Close-up View of Spotted Frog in Marsh

Big Marsh - Paradise for Oregon Spotted Frogs

Once a shallow 2,000-acre lake, which was filled by volcanic ash during the eruption of Mt. Mazama 7,700 years ago, Big Marsh today is one of the largest, high-elevation wetland/marshes in the nation. A half-hour drive west of Highway 97 from Crescent, it’s a one-of-a-kind resource supporting a wide diversity of Central Oregon wildlife — from elk, to river otters, to sandhill cranes — plus the largest population of threatened spotted frogs in Oregon. A 2.4-mile cross-country ramble invites visitors to explore this natural wonder.
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Photo of the Dry Meadow Fen

Fen Wetlands in the Jack Creek Headwaters

Tucked away in a seldom-visited corner of Fremont-Winema National Forest, just a half-hour drive east of Highway 97 south of Crescent, is a collection of groundwater-fed fens (peat wetlands) supporting some of the richest concentrations of rare and distinctive plants in the Pacific Northwest. Formed in thick deposits of volcanic pumice from the eruption of Mt. Mazama 7,700 years ago, these fens are permanently wet year-round, with a fascinating assortment of mosses, sedges, wildflowers and even carnivorous plants.
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Panoramic View of Fen Wetland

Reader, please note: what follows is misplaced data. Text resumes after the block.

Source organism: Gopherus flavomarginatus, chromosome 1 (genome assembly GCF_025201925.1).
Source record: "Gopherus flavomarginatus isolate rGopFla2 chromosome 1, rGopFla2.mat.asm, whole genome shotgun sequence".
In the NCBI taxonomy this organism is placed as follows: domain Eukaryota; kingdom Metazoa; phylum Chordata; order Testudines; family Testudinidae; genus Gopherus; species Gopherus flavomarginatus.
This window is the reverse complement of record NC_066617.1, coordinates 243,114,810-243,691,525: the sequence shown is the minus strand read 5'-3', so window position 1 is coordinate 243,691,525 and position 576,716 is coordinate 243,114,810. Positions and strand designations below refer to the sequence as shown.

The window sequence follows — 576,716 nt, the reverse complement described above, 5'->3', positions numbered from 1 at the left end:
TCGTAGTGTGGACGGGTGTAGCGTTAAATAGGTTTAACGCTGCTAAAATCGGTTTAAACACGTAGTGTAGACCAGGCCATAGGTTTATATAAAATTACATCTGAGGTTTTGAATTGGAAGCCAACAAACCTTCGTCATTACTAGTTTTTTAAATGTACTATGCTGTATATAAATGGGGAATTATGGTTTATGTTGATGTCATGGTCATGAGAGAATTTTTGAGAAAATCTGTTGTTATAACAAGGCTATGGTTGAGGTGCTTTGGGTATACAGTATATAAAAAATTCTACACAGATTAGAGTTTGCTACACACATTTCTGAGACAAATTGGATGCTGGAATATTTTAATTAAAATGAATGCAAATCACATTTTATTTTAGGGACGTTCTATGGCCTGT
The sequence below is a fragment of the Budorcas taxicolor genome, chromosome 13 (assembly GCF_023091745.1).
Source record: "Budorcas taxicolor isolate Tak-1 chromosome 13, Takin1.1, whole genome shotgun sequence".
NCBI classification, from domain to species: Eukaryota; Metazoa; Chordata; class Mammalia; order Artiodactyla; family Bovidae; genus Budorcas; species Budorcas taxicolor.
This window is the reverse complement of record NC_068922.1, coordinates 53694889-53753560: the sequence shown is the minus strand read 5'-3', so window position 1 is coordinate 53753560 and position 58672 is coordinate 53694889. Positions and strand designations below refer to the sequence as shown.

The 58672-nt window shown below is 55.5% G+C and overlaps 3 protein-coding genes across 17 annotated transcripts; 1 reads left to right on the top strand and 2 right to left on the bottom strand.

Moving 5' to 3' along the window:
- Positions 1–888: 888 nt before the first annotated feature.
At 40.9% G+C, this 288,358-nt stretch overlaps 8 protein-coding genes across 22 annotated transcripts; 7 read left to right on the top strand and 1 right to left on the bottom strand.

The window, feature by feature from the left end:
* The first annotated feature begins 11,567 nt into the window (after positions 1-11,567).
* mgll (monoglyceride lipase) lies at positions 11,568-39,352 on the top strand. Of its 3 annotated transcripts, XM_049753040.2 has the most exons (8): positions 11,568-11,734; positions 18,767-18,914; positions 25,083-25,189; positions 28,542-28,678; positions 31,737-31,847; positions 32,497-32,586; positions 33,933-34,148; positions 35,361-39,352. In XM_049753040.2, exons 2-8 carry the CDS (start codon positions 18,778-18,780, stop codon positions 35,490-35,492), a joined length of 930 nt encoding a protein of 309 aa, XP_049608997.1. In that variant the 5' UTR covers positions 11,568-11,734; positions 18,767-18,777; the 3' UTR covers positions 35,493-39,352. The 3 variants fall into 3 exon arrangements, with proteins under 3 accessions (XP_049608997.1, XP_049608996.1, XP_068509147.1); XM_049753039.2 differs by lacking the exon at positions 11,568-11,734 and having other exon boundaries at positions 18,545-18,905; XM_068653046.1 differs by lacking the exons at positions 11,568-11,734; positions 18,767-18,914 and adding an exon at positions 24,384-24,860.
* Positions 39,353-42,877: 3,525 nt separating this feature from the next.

Fen Wetlands near Little Cultus Lake

What the heck are fens? Unlike bogs, which are acidic, low in nutrients and dominated by sphagnum moss, fens are fed by mineral-rich groundwater, creating neutral or alkaline peatlands with a rich diversity of brown mosses, sedges, wildflowers and even carnivorous plants. Along the east slopes of the Cascades in Central Oregon, fens are rare, occurring only between 4,500’-6,000’ in isolated perched aquifers over slow-draining glacial till from the last Ice Age. Two secluded but accessible fens can be found near Little Cultus Lake.
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Aerial View of Klamath Marsh Narrows

Historical Crossing at Klamath Marsh Narrows

Sometimes the distinctive natural landforms of a place combine with centuries of human activity to create an exceptional mix of geography and history. The Klamath Marsh Narrows is such a place. This three-quarter mile crossing, in the midst of 65 square miles of sprawling marshland, has been used by Native Americans for millennia, by the John C. Fremont expedition in 1843, and by travelers down to the present day. It’s one of the best birding spots in Central Oregon, and hikers can follow in Fremont’s footsteps along the edge of the grasslands, enjoying solitude and sweeping Cascade mountain views.
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